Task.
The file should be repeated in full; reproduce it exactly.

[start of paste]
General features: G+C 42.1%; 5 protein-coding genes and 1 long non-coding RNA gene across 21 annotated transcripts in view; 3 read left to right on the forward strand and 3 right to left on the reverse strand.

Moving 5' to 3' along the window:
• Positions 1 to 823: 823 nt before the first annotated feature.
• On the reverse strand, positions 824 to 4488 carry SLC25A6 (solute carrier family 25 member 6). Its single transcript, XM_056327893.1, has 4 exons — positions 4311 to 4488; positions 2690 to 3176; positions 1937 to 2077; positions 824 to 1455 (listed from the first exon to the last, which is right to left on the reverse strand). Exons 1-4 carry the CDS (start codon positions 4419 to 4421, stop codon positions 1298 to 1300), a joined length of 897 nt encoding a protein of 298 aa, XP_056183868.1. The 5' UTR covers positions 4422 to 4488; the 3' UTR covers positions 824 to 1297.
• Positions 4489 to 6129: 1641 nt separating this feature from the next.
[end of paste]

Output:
General features: G+C 42.1%; 5 protein-coding genes and 1 long non-coding RNA gene across 21 annotated transcripts in view; 3 read left to right on the forward strand and 3 right to left on the reverse strand.

Moving 5' to 3' along the window:
• Positions 1 to 823: 823 nt before the first annotated feature.
• On the reverse strand, positions 824 to 4488 carry SLC25A6 (solute carrier family 25 member 6). Its single transcript, XM_056327893.1, has 4 exons — positions 4311 to 4488; positions 2690 to 3176; positions 1937 to 2077; positions 824 to 1455 (listed from the first exon to the last, which is right to left on the reverse strand). Exons 1-4 carry the CDS (start codon positions 4419 to 4421, stop codon positions 1298 to 1300), a joined length of 897 nt encoding a protein of 298 aa, XP_056183868.1. The 5' UTR covers positions 4422 to 4488; the 3' UTR covers positions 824 to 1297.
• Positions 4489 to 6129: 1641 nt separating this feature from the next.